By altering the blood type of lungs, researchers raise the possibility of universal organs for transplants

It was 4 a.m. on a humid night in St. Catharines, Ontario, and Elizabeth Ostrander couldn’t breathe. Chronic obstructive pulmonary disease, complicated by pneumonia, was suffocating her, doctors told her that day in 2016. If she hadn’t gotten to the hospital when she did, she would have died, Ostrander remembers them saying. She was in her early 50s.

She would spend the next five years hooked to an oxygen tank, cords tangling around her in her sleep. The incurable disease worsened until she had just 25% of her lung capacity left. It was so difficult to breathe that she could barely lug groceries from her car to her kitchen, much less be the “avid camper” she was before. She had to stop working, and was placed on the lung transplant waiting list. When the Covid-19 pandemic hit, she thought, “I’m never going to get my lungs.”

She finally did, on Nov. 13, 2021, but it took nearly two years of waiting and three false alarms.

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Ostrander was in the same bind as many people awaiting transplants. Her blood type, B positive, wasn’t a match for many donor organs, and a mismatched transplant would be catastrophic and deadly. But new research suggests this barrier could disappear if donor organs were treated with special enzymes that make them compatible with recipients of any blood type.

“This research is really a game-changer in organ transplantation,” said Aizhou Wang, the lead author of a paper published Wednesday in Science Translational Medicine. “For modern transplant medicine, matching is always part of the criteria when you are trying to find the suitable organ for a recipient.”

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And blood type is always one of the first considerations that limits what organs a patient can receive, she said. A hospital could have a donor organ, and it’s healthy, it’s the right size for the patient and geographically nearby, but if it’s an incompatible blood type, the recipient’s immune response would destroy the organ within the first 48 hours.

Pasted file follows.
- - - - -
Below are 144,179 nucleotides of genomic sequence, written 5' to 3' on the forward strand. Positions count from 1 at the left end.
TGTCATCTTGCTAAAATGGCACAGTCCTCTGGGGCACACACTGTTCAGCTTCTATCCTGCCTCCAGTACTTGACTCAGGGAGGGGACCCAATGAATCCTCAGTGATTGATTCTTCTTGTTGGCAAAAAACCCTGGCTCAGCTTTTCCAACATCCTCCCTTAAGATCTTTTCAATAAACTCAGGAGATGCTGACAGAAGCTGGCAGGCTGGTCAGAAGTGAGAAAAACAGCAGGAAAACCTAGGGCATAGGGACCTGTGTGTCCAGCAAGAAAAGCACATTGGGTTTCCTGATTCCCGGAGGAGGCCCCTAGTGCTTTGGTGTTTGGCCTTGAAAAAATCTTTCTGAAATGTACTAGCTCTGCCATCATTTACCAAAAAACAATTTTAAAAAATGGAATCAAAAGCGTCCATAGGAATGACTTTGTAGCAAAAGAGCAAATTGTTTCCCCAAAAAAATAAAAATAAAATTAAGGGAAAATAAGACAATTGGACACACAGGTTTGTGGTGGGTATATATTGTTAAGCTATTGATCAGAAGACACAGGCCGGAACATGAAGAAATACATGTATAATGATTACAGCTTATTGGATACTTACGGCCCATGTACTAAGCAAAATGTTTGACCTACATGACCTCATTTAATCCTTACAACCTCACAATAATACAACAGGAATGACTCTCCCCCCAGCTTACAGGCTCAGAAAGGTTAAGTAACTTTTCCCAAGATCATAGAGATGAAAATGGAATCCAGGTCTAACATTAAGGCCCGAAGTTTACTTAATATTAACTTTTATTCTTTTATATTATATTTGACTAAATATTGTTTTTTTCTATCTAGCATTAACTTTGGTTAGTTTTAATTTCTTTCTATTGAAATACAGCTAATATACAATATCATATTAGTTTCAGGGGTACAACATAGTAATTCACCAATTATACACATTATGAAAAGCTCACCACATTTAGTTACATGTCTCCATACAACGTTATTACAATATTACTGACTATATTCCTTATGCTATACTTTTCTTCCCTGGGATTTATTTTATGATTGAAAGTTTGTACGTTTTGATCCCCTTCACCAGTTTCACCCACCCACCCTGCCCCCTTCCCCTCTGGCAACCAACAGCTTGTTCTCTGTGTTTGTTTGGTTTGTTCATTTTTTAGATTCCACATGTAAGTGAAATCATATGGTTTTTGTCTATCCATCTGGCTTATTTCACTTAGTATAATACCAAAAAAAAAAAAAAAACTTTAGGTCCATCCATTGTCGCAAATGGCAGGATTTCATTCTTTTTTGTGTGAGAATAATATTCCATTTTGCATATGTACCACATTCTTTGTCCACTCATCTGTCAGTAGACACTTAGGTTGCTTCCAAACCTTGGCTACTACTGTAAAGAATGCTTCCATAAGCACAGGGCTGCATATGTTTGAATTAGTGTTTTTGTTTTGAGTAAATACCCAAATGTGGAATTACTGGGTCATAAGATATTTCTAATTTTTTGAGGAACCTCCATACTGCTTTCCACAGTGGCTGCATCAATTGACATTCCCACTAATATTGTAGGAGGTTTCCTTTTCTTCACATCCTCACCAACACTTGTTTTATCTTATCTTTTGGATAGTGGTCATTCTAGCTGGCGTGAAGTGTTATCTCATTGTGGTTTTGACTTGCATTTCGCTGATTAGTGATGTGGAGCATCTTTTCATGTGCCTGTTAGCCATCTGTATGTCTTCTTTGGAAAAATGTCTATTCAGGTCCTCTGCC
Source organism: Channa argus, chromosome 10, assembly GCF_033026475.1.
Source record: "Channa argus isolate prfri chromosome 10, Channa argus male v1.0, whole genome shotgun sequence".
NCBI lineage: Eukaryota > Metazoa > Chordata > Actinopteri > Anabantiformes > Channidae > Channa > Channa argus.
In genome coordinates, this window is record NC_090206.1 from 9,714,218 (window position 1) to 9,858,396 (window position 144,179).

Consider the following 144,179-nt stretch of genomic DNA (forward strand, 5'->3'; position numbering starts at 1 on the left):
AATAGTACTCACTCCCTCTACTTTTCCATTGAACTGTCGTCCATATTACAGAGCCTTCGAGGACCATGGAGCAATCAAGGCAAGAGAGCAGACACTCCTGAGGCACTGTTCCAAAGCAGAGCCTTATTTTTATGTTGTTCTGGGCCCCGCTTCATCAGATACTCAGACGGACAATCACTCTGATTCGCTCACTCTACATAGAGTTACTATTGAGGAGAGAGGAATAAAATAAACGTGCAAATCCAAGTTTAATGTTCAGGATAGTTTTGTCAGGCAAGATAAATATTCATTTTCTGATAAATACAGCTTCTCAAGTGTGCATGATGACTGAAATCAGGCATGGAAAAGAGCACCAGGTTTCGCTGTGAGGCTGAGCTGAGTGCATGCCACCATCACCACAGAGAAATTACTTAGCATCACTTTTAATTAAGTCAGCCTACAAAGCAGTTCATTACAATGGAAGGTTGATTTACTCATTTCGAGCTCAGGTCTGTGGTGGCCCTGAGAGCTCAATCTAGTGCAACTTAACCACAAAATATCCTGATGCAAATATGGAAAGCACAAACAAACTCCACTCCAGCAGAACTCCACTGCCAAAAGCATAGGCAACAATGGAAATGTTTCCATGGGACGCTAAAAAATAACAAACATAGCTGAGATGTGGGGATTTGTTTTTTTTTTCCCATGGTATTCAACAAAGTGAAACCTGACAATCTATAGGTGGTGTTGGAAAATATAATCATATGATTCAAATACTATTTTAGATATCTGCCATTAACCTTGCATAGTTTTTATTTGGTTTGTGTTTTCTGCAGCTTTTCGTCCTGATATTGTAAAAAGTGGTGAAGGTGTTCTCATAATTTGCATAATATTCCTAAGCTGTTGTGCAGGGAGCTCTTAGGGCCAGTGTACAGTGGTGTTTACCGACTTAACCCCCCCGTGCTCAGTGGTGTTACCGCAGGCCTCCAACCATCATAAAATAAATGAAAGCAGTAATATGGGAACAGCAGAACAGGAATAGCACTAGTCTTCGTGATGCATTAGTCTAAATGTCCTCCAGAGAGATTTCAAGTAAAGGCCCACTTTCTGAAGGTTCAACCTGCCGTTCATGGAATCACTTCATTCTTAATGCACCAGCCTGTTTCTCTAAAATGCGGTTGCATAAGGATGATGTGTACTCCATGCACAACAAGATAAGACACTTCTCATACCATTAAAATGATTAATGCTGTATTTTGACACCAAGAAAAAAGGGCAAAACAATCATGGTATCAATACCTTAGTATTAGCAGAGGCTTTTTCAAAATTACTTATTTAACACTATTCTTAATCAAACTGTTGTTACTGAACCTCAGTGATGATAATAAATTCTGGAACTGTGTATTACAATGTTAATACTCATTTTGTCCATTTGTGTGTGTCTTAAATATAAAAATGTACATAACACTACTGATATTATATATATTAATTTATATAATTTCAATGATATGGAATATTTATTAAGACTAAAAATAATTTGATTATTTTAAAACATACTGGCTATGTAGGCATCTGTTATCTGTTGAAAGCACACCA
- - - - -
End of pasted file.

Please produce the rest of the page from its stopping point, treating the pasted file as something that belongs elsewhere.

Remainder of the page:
This mismatch, determined by an array of immune system foot soldiers on the surface of red blood cells and blood vessels, is a problem across the three main blood types: A, B, and O. For patients with type O blood, who can only receive an organ from another O donor, their risk of dying while waiting for a transplant is 20% higher than for those with other blood types. Black and Latino people are more likely than white people to have type O blood.

In the fall of 2018, Wang sat with Marcelo Cypel, her supervisor and a lung transplant specialist at the Toronto General Hospital Research Institute. They were seeking a project for Wang to focus her postdoctoral research on, and a corner of the scientific world was abuzz with enzymes. More specifically, people were talking about work led by Stephen Withers at the University of British Columbia. His team had discovered a new pair of enzymes in the human gut that could change blood type from A to O — and do so extremely well, way more efficiently than any other, similar enzymes that had been previously found.

The enzymes go around like a sharp pair of scissors, neatly shearing off a sugar called GalNAc from A-antigens that line the surface of red blood cells, as well as cells in the lungs, until they resemble O blood type. That transformation, Withers realized, could neutralize whatever conflict might arise when warring antigens and antibodies meet during a mismatched organ transplant. In Cypel and Wang, Withers found researchers willing to explore that hypothesis.

Their research shows proof-of-concept: Lungs from a type A donor could be treated with the enzymes for a few hours and emerge with the cellular appearance of having O blood type. And, the treated lungs weren’t damaged when they came into contact with O blood plasma during a transplant simulation. “Like a camouflage,” Cypel said. Antibodies “won’t recognize the cells anymore as being a different blood type.”